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Act IV, Scene 6
Dick and Robin arrive at the inn. Robin says that he owes eighteen pence but hopes the hostess has forgotten all about it. The hostess welcomes them. After instructing the servants to serve beer, she goes away. The men at the inn exchange gossip about Faustus. Each of them has been deceived by him. The carter has lost a complete load of hay, which Faustus himself devoured. The horse dealer has been sold a bundle of hay, instead of a horse. (He brags, nevertheless, of pulling Faustusí leg off.) Robin has been changed into an ape by one of Faustusí devils. They decide to seek out Faustus, but first they will go into another room for some more drinks.
The horse dealer is allowed a scene in which he gloats over his supposed victory over Faustus. He is seen talking to other victims of Faustusí magic. The horse dealerís story makes more sense when it is balanced against the carterís story of Faustus eating the hay. The horse dealer recounts how he got the better of Faustus by dismembering him. Robin, too, recounts his transformation into an ape.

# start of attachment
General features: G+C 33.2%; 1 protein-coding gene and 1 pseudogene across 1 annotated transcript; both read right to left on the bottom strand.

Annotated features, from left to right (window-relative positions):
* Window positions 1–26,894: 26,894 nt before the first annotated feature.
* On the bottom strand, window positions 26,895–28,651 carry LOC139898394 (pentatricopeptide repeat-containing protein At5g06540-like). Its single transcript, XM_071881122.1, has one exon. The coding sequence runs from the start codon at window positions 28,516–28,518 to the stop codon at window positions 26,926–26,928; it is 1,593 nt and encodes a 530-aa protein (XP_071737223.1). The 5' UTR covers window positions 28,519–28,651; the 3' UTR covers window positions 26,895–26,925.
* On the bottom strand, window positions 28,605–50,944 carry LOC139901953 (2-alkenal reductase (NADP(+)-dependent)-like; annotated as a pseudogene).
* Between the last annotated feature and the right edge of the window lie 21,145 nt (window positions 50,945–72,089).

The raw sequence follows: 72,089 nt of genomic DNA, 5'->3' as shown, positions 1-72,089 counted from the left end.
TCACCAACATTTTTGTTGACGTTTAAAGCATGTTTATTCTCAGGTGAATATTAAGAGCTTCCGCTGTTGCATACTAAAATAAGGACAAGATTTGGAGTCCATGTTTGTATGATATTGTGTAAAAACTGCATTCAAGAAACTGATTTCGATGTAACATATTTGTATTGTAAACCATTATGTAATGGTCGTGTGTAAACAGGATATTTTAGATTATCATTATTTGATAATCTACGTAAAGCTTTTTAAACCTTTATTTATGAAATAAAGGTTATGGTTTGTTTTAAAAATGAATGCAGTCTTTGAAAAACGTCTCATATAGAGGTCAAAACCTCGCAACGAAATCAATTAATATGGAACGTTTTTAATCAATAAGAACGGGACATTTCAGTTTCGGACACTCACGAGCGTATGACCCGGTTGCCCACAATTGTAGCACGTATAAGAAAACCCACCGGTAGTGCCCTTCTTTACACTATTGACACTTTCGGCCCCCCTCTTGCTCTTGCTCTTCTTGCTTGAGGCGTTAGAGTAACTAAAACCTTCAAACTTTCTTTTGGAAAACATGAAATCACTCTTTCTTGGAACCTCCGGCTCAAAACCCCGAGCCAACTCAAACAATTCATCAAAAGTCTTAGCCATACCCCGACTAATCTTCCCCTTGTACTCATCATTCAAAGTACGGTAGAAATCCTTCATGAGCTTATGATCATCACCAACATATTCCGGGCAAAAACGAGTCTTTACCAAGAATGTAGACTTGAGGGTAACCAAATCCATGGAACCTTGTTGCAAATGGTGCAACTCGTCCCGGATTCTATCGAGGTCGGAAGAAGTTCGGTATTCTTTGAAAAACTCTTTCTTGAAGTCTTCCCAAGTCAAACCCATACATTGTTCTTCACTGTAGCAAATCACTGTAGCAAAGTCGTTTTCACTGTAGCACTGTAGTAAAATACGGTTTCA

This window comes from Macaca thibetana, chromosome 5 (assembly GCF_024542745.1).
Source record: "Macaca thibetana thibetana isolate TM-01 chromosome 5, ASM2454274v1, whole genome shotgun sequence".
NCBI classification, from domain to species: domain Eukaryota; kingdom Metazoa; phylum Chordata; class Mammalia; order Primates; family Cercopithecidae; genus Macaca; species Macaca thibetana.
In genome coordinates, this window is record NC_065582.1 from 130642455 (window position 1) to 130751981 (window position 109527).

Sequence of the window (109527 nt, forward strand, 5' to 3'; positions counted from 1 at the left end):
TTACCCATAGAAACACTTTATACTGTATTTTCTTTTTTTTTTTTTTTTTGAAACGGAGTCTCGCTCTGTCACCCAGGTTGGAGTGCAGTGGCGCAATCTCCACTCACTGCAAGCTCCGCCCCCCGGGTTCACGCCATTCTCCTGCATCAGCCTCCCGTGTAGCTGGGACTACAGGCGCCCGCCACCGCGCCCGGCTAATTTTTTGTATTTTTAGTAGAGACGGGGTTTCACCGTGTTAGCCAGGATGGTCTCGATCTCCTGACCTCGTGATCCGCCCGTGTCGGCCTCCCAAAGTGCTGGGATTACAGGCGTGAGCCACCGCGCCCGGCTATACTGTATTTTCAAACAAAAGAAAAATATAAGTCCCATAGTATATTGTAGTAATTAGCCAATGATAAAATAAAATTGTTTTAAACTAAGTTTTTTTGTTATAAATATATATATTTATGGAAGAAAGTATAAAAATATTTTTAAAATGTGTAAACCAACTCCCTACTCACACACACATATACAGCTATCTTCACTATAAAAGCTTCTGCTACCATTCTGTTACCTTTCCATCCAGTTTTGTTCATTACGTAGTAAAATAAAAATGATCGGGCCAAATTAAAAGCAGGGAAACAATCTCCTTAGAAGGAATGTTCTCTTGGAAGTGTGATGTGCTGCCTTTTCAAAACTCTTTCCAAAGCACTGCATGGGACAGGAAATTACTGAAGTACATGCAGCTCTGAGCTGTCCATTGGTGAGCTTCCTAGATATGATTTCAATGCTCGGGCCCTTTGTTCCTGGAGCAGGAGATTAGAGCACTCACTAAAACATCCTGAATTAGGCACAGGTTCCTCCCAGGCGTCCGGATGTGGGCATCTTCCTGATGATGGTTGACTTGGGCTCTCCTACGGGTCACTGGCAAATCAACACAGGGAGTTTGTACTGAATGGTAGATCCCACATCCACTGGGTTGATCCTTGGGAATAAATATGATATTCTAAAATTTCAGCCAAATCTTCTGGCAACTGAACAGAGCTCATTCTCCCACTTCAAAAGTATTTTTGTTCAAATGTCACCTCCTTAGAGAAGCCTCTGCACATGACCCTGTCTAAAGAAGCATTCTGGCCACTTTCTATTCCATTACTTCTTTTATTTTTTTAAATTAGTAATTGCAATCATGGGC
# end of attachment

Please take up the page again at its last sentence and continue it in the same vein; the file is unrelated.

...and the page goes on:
Marlowe here makes an indirect reference to the legend of Circe, another magician, who transformed men into dumb animals. This legend is traditionally associated with the dangers of strong drink. These four characters drink more and more until they work themselves into a state of false bravado. In the next scene they appear in the presence of Faustus and the Duke and Duchess of Vanholt. They are once again reduced to an animal-like state in which they are deprived of language.